One reason Bell Telephone got rid of the convenient intra-exchange dialing feature? They wanted people to shell out the extra fee for Touch Tone. When all you're doing is pressing buttons, two extra digits isn't anything; but when you're dialing it's a whole 'nother story. It's tedious; and the machinery to decode Touch Tone took up less space than the mechanical switches that pulse dialing required. Even after the system went all-electronic, it still took more machinery (and more time) to process pulse dialing. Eventually, everyone got Touch Tone by default--and for no extra money--because it actually cost the telephone company more to have people still using pulse dialing.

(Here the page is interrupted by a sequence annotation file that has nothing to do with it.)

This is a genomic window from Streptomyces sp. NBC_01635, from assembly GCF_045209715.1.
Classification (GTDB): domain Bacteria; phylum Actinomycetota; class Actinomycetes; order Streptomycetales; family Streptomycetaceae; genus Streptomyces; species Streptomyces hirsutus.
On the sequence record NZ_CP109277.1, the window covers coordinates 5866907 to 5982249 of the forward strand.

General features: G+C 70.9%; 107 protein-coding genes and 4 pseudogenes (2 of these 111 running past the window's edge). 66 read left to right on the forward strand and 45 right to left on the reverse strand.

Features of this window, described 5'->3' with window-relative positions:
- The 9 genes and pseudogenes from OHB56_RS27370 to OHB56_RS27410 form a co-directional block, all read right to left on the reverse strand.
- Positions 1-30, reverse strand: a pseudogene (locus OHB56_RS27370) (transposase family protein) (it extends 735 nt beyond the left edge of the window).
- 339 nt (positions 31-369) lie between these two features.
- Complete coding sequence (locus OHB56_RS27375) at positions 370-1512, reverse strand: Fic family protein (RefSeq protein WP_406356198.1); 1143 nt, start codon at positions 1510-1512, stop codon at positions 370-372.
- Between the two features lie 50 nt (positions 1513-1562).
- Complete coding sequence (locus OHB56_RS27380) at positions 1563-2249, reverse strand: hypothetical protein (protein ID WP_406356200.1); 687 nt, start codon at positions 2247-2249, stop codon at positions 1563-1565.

(The extra fee for Touch Tone persisted long after it made any damn sense. Well into the 1990s.)

These days, of course, it's all different. The Chicago area has--what--five different area codes, now? More? I lost count. Each area code only--listen to this, "only"--has ten million phone numbers, some of which are unusuable because of how the dialing system works. (You can't, for example, have any exchange number that starts with "O11", because "011" is the prefix for making an international phone call. And that's just one issue.) After pagers and cell phones became commonplace, eight or so million phone numbers was no longer enough! So 312 was split into 708 and 312; and then they added 847 and 630 once the switch software had been upgraded. And I'm sure I'm forgetting one or two.